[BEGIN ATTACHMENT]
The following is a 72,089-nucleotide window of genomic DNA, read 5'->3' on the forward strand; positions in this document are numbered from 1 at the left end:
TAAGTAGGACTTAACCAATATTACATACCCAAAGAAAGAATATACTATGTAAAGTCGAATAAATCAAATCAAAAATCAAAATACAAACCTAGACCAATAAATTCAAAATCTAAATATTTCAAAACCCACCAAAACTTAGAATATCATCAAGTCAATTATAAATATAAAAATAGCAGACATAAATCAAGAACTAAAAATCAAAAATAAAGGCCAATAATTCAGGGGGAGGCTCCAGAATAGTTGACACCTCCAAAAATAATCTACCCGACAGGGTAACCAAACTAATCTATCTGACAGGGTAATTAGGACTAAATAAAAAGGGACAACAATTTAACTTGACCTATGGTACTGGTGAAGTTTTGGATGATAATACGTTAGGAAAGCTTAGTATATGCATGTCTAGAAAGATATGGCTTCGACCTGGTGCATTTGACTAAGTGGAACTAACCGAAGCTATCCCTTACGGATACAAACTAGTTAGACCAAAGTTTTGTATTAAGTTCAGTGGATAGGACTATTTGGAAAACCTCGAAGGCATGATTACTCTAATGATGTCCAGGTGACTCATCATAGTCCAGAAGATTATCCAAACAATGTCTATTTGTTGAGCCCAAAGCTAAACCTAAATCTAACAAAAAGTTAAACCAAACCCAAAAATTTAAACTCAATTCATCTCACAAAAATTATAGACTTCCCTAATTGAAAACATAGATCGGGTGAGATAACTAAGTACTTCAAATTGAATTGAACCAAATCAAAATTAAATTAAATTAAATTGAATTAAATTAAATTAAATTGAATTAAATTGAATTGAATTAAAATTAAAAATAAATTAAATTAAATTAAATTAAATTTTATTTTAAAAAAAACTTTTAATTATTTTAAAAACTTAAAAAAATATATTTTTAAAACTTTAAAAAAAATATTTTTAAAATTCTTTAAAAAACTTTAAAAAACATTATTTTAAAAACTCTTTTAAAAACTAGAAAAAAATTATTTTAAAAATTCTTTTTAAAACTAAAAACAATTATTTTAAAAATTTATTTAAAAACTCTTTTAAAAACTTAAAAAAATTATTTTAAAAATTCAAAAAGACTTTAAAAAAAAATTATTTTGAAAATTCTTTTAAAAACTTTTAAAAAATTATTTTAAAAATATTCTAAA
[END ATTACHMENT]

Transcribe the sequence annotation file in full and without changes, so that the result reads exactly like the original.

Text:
The following is a 72,089-nucleotide window of genomic DNA, read 5'->3' on the forward strand; positions in this document are numbered from 1 at the left end:
TAAGTAGGACTTAACCAATATTACATACCCAAAGAAAGAATATACTATGTAAAGTCGAATAAATCAAATCAAAAATCAAAATACAAACCTAGACCAATAAATTCAAAATCTAAATATTTCAAAACCCACCAAAACTTAGAATATCATCAAGTCAATTATAAATATAAAAATAGCAGACATAAATCAAGAACTAAAAATCAAAAATAAAGGCCAATAATTCAGGGGGAGGCTCCAGAATAGTTGACACCTCCAAAAATAATCTACCCGACAGGGTAACCAAACTAATCTATCTGACAGGGTAATTAGGACTAAATAAAAAGGGACAACAATTTAACTTGACCTATGGTACTGGTGAAGTTTTGGATGATAATACGTTAGGAAAGCTTAGTATATGCATGTCTAGAAAGATATGGCTTCGACCTGGTGCATTTGACTAAGTGGAACTAACCGAAGCTATCCCTTACGGATACAAACTAGTTAGACCAAAGTTTTGTATTAAGTTCAGTGGATAGGACTATTTGGAAAACCTCGAAGGCATGATTACTCTAATGATGTCCAGGTGACTCATCATAGTCCAGAAGATTATCCAAACAATGTCTATTTGTTGAGCCCAAAGCTAAACCTAAATCTAACAAAAAGTTAAACCAAACCCAAAAATTTAAACTCAATTCATCTCACAAAAATTATAGACTTCCCTAATTGAAAACATAGATCGGGTGAGATAACTAAGTACTTCAAATTGAATTGAACCAAATCAAAATTAAATTAAATTAAATTGAATTAAATTAAATTAAATTGAATTAAATTGAATTGAATTAAAATTAAAAATAAATTAAATTAAATTAAATTAAATTTTATTTTAAAAAAAACTTTTAATTATTTTAAAAACTTAAAAAAATATATTTTTAAAACTTTAAAAAAAATATTTTTAAAATTCTTTAAAAAACTTTAAAAAACATTATTTTAAAAACTCTTTTAAAAACTAGAAAAAAATTATTTTAAAAATTCTTTTTAAAACTAAAAACAATTATTTTAAAAATTTATTTAAAAACTCTTTTAAAAACTTAAAAAAATTATTTTAAAAATTCAAAAAGACTTTAAAAAAAAATTATTTTGAAAATTCTTTTAAAAACTTTTAAAAAATTATTTTAAAAATATTCTAAA